Air Expo to Celebrate Wright Brothers’ Flight
Just in time to celebrate the centennial of powered flight, a free air show will return to the San Fernando Valley this weekend after a yearlong hiatus.
The aviation expo at Van Nuys Airport, a tradition since 1963, was canceled last year in the wake of the Sept. 11, 2001, terrorist attacks. But the military fighter planes will come roaring back on Saturday and Sunday over an expected crowd of 300,000.
“People are in love with the notion of what flight represents,” said Sean D. Tucker, an aerobatics pilot who will perform an “air dance” of tumbles and cartwheels in his tangerine-colored Oracle Challenger.
In honor of the first sustained, powered flight in 1903, this year’s event will display a full-scale replica of the Wright brothers’ history-making aircraft.
The replica biplane was built by about 100 volunteers over 18 years, said Marilyn Ramsey, a member of the Los Angeles chapter of the American Institute of Aeronautics and Astronautics.
About 40 feet wide and 21 feet long, the contraption has a wooden frame of spruce and ash. Muslin cotton fabric -- popularly used for women’s underwear in the early 1900s and preferred by the Wrights for its lightness and tight weave -- covers the biplane’s droopy wings. Rusty piano wire holds various parts together.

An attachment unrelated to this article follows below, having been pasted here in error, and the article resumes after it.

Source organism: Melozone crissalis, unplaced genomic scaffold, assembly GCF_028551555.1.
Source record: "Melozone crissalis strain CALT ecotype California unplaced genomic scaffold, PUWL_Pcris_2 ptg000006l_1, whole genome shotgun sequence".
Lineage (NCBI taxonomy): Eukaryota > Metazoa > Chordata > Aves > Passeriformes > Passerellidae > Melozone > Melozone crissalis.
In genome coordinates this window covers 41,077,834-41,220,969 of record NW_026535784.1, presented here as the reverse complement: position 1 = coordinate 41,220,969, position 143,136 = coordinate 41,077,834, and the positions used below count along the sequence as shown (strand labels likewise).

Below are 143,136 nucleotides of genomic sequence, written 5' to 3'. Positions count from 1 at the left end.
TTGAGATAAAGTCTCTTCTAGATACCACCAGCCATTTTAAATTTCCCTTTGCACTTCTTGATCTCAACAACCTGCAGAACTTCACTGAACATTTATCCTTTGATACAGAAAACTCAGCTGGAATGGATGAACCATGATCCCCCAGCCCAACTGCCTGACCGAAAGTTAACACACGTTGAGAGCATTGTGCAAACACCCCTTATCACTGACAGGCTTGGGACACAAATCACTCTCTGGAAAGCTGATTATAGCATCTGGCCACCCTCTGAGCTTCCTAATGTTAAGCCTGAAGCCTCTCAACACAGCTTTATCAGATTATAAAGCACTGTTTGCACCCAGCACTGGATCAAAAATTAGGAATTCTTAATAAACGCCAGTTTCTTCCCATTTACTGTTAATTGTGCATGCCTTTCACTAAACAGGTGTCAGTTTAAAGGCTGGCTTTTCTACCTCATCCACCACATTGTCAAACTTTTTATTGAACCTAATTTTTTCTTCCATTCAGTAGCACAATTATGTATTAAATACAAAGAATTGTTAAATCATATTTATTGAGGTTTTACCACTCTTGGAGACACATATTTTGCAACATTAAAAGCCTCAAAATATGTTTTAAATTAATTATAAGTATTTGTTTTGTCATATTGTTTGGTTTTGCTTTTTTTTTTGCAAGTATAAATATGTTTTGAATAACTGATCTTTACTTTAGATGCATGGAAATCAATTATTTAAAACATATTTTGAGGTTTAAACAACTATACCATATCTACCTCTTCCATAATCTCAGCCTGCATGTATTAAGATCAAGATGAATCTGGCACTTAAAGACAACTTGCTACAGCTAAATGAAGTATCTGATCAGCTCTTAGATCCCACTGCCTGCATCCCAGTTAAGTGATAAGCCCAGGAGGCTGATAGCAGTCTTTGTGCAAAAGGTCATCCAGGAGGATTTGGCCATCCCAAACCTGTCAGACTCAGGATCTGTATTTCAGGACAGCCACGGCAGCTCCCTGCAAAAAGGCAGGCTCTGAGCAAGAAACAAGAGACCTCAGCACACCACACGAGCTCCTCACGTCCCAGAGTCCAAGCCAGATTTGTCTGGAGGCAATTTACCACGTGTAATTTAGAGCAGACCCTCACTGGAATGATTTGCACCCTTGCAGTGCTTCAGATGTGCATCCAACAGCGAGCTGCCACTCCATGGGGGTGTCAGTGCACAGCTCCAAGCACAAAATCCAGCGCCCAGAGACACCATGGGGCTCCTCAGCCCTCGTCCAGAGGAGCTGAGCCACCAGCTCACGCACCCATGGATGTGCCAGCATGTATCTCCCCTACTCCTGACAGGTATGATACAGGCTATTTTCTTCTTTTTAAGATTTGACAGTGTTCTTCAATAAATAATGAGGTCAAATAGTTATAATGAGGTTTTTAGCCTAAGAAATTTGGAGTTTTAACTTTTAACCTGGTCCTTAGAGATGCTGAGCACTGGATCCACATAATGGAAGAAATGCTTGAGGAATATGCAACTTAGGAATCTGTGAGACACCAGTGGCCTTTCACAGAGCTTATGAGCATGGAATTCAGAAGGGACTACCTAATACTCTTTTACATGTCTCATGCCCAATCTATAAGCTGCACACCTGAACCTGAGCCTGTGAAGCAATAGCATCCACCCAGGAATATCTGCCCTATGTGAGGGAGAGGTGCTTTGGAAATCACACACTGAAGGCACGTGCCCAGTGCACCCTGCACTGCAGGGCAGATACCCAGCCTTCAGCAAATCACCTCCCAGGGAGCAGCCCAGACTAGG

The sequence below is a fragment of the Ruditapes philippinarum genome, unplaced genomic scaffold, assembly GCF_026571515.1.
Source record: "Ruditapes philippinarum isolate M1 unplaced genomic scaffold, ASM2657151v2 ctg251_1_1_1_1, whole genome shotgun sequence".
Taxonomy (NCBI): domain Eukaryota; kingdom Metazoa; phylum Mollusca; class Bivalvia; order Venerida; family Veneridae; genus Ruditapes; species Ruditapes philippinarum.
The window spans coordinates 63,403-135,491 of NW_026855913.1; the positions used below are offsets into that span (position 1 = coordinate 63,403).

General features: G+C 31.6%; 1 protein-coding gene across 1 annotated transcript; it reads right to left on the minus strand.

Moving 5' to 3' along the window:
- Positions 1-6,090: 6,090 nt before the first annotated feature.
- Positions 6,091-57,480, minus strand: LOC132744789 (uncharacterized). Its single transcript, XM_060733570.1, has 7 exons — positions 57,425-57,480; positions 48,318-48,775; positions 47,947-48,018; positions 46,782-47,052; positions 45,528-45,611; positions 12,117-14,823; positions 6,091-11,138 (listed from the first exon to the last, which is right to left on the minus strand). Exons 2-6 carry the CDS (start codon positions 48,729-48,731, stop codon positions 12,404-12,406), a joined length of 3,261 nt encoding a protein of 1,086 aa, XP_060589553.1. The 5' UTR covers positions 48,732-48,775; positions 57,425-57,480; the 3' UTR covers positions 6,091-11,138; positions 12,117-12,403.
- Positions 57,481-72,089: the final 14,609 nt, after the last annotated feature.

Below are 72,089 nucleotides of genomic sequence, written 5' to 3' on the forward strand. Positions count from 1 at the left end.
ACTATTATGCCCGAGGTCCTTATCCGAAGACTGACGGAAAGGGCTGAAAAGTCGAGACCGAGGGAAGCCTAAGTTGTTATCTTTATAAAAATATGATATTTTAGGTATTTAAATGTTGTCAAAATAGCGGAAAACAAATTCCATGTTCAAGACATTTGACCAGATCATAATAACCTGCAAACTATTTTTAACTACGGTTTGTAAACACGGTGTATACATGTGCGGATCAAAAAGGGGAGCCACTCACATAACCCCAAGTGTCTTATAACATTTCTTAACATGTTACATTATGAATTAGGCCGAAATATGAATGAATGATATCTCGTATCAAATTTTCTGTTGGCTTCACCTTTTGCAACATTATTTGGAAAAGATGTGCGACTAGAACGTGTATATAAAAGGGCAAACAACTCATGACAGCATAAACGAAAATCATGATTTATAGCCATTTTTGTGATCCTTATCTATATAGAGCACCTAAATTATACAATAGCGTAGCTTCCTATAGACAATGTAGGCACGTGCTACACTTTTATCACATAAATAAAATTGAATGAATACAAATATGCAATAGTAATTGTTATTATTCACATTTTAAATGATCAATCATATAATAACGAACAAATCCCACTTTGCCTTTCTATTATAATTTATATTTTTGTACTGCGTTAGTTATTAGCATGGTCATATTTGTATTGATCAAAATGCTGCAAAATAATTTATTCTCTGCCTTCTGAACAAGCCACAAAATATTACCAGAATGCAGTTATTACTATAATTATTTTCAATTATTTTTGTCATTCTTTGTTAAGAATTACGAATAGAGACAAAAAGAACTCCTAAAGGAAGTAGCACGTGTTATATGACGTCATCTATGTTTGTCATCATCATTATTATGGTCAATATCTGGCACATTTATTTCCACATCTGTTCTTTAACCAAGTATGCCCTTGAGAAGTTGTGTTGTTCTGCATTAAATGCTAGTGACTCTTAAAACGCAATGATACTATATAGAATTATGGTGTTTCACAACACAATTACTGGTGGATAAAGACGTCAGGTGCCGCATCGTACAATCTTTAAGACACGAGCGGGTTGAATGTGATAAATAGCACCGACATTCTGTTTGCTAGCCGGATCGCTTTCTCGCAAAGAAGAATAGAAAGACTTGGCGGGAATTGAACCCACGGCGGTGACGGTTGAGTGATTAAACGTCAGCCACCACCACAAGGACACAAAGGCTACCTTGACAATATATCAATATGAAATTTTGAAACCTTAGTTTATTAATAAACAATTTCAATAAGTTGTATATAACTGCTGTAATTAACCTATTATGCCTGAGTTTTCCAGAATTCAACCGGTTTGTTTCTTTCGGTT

“It’s just like the original one,” said Walt Watson, the wind tunnel engineer for the replica, explaining why it won’t be flown for the air show. “It’s very aeronautically unstable.”
The original craft kept Orville Wright aloft, as brother Wilbur watched from the ground, for all of 12 seconds.
This weekend, the public can relive the same thrills in a flight simulator.
Riders maneuver the flight with a canard control in one hand and can pretend to hang on for dear life with the other, while lying belly down, just as Orville did.
Other highlights of the show, which also celebrates the 75th anniversaries of Los Angeles International and Van Nuys airports, include flyovers by an F-117A stealth fighter, an F-15E Strike Eagle, an F/A-18E Super Hornet and a World War II Corsair fighter.
Sky divers will also parachute from the sky. And the Los Angeles Fire Department’s helicopter team will give a water-dropping demonstration.
Organizers warn that, for security reasons, bringing picnic baskets, ice coolers and other large containers to the event is prohibited. Food and refreshments will be available for purchase and free water will be provided.
The San Fernando Valley chapter of the Ninety-Nines, a female pilots’ organization, is also playing host to the expo, which will take place from 9 a.m. to 5 p.m. daily.